I am writing this letter wondering something I would like to share with others and perhaps get some answers. Driving home from work today, I saw the familiar sight of farmworkers harvesting vegetable crops on the street on which I live. It was quarter to 1 p.m. on a hot, cloudless day. I wondered why crops are not harvested at night.
The technology to light the work at night I believe has arrived. Pesticide trucks already focus their lights on the local fields at night. Powerful new LED lights on wheels could alleviate the heat stress farmworkers suffer on hot days all over California.
Why are California farmers using medieval harvest methods if modern, better methods exist? Why should we ever ask people to work under the hot noon-hour sun if they can work when it is cooler?
Never miss a local story.
Judging by April 15’s Tribune article picked up from The New York Times titled, “Economy splits state into coast and everything east,” you might think the line of RVs parked along Prado Road in San Luis were some kind of desert mirage. After all, the article by Jennifer Medina says we’ve largely recovered and are now going full speed ahead. That is unless you happen to call a Prado RV home.
For the more serious Tribune reader, I offer the following: I recently took a trip to Arizona, where the economy is every bit as bad as it is here. However, Arizona seems to be a lot more tolerant of its residents than our liberal Golden State. In Arizona, nearly every small town has its line of RVs parked along the roadside. However, the people there aren’t being harassed and ticketed as they are in SLO. Not only are they allowed to stay parked there week after week, but there are all kinds of signs outside the RVs advertising goods and services. One said, “Haircuts $7.” Another read “Homemade jewelry. Come inside.” Yet another, “Fresh tamales, $1 each.”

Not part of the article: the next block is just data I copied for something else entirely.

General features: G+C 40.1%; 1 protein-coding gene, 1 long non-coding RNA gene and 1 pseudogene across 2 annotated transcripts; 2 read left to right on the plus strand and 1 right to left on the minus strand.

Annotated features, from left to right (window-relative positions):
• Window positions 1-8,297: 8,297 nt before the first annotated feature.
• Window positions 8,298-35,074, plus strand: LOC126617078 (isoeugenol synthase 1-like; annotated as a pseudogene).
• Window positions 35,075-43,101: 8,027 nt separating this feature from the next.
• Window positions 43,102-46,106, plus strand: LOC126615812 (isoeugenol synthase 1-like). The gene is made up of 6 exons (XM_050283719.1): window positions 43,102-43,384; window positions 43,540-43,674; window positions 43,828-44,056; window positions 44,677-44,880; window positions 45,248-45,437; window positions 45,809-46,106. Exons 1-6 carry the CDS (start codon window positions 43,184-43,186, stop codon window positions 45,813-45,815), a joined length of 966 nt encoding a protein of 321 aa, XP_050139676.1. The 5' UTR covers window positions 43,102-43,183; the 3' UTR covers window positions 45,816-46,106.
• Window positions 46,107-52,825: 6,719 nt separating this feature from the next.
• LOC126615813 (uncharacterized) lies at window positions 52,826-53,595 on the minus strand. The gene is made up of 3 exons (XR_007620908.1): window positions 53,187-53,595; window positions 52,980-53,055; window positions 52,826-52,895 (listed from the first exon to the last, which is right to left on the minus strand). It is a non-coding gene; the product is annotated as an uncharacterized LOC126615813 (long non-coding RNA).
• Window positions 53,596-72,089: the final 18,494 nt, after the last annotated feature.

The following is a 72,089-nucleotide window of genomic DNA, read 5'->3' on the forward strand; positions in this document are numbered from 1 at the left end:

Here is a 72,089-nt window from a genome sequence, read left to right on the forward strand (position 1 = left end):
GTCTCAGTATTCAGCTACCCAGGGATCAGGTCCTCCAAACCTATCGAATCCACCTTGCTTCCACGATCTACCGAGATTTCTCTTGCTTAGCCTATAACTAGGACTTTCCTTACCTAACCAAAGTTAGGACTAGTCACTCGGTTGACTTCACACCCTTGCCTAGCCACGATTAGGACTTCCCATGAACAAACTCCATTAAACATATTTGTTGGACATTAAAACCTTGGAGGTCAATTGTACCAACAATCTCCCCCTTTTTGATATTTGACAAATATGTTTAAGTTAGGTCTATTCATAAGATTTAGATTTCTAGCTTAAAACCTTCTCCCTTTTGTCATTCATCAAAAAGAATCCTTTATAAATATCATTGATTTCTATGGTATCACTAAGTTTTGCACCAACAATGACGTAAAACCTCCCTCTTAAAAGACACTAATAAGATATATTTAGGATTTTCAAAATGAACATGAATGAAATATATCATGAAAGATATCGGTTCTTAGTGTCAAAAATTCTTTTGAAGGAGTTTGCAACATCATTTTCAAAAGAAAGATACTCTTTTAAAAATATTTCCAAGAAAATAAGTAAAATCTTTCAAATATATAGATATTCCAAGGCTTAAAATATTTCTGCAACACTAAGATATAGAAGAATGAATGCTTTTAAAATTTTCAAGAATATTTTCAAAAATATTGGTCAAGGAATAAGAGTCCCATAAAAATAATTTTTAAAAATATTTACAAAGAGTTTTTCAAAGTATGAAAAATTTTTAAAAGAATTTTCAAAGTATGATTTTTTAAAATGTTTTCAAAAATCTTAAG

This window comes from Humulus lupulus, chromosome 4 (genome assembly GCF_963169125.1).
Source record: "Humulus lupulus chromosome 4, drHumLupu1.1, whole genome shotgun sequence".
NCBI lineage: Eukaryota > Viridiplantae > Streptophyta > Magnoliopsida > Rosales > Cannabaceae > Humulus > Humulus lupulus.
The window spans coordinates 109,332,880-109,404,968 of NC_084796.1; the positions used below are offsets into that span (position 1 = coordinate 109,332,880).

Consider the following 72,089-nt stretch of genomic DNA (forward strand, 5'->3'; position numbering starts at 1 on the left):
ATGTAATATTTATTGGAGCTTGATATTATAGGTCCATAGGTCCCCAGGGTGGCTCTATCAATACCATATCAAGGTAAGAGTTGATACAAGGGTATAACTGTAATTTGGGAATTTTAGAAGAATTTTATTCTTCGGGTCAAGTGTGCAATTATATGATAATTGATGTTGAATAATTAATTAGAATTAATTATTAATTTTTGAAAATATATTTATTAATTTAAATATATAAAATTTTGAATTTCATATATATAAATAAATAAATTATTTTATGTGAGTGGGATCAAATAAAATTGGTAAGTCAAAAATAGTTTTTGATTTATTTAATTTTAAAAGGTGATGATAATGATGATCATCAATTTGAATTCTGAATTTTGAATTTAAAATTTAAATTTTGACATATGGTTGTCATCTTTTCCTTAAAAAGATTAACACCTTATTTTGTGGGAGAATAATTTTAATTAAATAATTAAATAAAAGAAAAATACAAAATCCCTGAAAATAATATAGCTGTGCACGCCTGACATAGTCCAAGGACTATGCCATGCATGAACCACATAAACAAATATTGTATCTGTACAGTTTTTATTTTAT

It seems to me that Arizona is allowing its residents the freedom to try and recover from this economy by their own determination. SLO should take notice. Highway 1 from Oceano to San Simeon is full of turnouts and parking lots. They could easily hold hundreds of RVs.